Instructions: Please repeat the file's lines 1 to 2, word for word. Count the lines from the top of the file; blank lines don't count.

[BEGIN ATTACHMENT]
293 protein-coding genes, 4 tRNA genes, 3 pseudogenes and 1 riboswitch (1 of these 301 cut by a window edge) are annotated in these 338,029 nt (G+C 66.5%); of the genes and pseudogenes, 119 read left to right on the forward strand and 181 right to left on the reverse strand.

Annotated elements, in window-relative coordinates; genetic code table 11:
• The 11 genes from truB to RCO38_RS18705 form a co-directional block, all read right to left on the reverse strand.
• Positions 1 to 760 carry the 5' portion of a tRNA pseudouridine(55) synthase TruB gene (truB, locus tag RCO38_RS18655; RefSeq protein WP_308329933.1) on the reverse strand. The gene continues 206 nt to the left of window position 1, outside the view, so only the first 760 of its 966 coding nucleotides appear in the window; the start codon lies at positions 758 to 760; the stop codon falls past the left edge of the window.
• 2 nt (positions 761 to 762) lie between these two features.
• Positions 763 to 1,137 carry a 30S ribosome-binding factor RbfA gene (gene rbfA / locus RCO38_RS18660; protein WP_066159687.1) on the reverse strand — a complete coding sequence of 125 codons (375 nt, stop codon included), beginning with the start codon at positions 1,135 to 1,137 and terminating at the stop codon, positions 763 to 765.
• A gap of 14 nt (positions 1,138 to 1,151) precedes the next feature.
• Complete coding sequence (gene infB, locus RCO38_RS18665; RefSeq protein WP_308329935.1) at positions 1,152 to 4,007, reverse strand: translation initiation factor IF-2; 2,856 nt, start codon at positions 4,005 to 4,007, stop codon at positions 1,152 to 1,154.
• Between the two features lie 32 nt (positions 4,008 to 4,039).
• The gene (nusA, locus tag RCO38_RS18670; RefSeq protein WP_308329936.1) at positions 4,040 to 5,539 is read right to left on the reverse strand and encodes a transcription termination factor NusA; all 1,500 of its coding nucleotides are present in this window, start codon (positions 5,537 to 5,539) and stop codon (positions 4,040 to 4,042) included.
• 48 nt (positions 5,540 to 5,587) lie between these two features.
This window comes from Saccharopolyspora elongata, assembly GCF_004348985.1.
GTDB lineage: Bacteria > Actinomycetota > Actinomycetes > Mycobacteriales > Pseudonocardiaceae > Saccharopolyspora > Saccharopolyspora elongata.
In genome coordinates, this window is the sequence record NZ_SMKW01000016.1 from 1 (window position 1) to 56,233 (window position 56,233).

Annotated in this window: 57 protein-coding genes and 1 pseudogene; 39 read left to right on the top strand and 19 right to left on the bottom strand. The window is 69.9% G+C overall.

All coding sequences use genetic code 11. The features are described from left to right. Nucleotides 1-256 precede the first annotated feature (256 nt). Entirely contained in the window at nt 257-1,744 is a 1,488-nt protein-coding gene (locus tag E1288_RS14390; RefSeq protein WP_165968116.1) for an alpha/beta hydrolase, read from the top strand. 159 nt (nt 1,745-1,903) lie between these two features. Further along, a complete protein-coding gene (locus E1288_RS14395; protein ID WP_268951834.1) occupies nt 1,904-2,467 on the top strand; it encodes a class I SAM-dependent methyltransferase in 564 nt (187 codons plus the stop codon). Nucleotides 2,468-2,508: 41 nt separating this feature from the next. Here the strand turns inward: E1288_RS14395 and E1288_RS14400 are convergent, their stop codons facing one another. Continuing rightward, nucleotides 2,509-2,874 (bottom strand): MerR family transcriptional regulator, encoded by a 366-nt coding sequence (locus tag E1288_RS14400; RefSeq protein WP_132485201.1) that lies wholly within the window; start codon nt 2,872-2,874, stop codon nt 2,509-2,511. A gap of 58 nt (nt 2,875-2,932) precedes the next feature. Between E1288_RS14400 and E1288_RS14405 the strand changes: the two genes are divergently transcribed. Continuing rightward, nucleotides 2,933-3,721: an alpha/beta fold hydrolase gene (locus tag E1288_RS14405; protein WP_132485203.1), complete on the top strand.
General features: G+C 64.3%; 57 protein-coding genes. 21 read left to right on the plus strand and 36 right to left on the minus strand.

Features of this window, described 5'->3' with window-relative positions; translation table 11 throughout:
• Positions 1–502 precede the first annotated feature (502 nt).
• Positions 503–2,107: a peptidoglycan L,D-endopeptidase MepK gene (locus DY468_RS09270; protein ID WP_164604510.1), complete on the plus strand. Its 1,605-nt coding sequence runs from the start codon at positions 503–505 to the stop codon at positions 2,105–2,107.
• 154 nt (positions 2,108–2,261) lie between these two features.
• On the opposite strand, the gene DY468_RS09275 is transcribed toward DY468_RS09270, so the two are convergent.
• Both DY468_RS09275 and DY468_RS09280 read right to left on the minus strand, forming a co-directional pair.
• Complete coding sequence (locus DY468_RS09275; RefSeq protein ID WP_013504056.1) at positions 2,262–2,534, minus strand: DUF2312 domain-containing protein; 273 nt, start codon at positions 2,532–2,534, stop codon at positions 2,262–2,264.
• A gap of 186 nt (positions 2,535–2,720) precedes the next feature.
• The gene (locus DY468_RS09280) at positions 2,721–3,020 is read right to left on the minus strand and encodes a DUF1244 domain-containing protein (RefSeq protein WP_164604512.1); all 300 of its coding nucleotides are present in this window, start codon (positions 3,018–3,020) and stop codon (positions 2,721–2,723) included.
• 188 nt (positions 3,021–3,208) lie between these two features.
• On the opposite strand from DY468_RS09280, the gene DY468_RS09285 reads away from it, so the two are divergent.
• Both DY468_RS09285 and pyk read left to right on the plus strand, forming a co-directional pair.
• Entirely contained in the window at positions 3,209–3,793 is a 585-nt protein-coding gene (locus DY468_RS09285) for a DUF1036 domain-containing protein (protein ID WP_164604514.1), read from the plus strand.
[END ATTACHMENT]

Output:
293 protein-coding genes, 4 tRNA genes, 3 pseudogenes and 1 riboswitch (1 of these 301 cut by a window edge) are annotated in these 338,029 nt (G+C 66.5%); of the genes and pseudogenes, 119 read left to right on the forward strand and 181 right to left on the reverse strand.

Annotated elements, in window-relative coordinates; genetic code table 11: